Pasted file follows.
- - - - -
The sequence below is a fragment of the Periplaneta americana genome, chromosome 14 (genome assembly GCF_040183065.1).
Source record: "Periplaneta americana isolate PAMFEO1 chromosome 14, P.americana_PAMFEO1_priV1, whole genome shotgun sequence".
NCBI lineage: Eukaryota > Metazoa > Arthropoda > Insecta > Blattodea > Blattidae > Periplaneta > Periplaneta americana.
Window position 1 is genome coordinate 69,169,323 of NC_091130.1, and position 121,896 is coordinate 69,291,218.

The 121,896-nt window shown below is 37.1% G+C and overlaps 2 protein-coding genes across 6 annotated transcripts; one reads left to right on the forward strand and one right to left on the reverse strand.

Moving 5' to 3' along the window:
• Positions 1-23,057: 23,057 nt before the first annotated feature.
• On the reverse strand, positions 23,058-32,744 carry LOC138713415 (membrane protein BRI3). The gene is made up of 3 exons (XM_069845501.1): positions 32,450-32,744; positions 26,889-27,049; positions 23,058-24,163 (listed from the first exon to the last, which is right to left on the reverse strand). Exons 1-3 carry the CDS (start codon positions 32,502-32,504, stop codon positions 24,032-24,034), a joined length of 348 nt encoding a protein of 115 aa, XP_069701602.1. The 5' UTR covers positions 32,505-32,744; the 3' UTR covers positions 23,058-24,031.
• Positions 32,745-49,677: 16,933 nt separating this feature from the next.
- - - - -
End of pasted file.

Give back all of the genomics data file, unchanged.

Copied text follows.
The sequence below is a fragment of the Periplaneta americana genome, chromosome 14 (genome assembly GCF_040183065.1).
Source record: "Periplaneta americana isolate PAMFEO1 chromosome 14, P.americana_PAMFEO1_priV1, whole genome shotgun sequence".
NCBI lineage: Eukaryota > Metazoa > Arthropoda > Insecta > Blattodea > Blattidae > Periplaneta > Periplaneta americana.
Window position 1 is genome coordinate 69,169,323 of NC_091130.1, and position 121,896 is coordinate 69,291,218.

The 121,896-nt window shown below is 37.1% G+C and overlaps 2 protein-coding genes across 6 annotated transcripts; one reads left to right on the forward strand and one right to left on the reverse strand.

Moving 5' to 3' along the window:
• Positions 1-23,057: 23,057 nt before the first annotated feature.
• On the reverse strand, positions 23,058-32,744 carry LOC138713415 (membrane protein BRI3). The gene is made up of 3 exons (XM_069845501.1): positions 32,450-32,744; positions 26,889-27,049; positions 23,058-24,163 (listed from the first exon to the last, which is right to left on the reverse strand). Exons 1-3 carry the CDS (start codon positions 32,502-32,504, stop codon positions 24,032-24,034), a joined length of 348 nt encoding a protein of 115 aa, XP_069701602.1. The 5' UTR covers positions 32,505-32,744; the 3' UTR covers positions 23,058-24,031.
• Positions 32,745-49,677: 16,933 nt separating this feature from the next.